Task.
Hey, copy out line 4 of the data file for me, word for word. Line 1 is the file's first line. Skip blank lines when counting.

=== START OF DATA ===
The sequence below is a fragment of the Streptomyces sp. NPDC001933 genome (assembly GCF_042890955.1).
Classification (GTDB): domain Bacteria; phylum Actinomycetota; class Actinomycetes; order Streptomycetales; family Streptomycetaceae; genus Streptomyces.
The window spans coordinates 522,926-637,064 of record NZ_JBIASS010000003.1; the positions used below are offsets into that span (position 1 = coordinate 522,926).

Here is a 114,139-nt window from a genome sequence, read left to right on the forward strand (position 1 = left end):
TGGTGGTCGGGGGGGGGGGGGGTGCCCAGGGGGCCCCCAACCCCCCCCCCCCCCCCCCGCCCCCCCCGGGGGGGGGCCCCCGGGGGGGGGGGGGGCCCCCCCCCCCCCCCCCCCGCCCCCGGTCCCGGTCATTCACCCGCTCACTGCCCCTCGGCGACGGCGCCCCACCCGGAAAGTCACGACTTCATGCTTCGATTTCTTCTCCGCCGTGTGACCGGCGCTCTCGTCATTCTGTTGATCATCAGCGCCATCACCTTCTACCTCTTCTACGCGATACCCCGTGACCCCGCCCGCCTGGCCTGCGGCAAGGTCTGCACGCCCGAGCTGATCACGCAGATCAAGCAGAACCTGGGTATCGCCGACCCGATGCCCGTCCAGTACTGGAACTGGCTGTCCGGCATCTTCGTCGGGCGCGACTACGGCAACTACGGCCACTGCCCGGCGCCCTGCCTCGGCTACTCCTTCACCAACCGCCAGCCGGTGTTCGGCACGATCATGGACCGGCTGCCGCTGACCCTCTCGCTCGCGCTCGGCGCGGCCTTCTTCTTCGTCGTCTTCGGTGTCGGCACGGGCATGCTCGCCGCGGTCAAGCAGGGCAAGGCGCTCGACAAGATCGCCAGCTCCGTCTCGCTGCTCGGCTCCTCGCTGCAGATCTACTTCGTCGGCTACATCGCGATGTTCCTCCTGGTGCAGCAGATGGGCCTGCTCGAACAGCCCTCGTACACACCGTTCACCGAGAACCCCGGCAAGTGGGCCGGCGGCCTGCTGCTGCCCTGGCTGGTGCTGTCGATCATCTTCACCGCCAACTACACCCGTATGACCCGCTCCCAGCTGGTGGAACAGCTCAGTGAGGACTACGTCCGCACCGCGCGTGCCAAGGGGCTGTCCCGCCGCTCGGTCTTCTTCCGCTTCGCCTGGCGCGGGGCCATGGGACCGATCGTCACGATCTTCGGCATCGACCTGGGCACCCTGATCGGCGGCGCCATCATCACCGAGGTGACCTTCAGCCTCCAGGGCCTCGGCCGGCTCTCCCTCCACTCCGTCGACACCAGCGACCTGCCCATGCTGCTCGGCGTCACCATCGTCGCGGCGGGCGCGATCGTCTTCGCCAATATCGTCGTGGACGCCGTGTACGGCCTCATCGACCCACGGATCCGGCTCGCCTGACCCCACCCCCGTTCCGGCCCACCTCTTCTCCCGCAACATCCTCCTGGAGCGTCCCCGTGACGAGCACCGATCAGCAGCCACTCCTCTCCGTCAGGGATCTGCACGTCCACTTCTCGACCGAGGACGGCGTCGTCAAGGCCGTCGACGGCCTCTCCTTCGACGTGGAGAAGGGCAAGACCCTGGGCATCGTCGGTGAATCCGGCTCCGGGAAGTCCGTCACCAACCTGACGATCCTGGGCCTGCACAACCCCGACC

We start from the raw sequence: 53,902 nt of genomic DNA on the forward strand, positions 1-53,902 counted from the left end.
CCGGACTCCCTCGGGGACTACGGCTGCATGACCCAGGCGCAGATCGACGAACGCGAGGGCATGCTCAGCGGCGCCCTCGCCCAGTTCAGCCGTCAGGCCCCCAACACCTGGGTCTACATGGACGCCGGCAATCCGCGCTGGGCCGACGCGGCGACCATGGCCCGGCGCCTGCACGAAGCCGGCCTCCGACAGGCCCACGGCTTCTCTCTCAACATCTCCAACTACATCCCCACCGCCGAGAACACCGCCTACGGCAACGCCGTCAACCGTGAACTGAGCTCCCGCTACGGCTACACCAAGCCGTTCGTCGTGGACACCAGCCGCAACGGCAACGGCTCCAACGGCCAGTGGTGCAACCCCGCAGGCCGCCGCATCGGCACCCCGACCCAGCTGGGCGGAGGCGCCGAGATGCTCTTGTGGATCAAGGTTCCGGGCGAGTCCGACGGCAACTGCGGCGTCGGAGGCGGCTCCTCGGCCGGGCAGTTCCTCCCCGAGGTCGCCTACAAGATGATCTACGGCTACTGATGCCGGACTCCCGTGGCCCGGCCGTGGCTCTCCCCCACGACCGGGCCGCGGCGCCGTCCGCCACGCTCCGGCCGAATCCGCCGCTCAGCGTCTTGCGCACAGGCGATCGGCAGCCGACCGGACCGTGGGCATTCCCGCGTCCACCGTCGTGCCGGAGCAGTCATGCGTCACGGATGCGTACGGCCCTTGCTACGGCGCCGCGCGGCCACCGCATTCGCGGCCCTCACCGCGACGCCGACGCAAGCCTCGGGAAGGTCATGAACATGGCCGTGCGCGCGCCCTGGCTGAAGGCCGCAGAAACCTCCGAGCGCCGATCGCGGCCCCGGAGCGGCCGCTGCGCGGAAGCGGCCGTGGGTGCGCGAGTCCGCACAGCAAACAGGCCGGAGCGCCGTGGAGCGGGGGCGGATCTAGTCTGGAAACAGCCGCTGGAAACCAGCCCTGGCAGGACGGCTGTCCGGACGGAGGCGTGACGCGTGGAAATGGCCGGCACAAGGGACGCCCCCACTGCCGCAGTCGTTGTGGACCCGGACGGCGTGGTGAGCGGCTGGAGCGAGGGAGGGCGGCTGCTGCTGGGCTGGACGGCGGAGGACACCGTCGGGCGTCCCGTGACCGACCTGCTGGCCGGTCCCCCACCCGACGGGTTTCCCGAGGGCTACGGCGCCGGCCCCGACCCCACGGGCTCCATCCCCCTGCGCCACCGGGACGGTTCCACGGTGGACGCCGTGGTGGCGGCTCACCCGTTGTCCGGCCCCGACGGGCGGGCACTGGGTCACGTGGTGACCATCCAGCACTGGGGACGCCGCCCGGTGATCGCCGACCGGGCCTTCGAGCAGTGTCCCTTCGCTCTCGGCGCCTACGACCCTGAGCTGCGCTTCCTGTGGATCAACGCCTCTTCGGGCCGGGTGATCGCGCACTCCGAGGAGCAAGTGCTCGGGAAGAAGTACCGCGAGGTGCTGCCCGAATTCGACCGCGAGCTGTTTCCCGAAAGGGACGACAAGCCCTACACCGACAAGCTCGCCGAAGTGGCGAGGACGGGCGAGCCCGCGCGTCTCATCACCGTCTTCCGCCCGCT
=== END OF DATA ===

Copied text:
Here is a 114,139-nt window from a genome sequence, read left to right on the forward strand (position 1 = left end):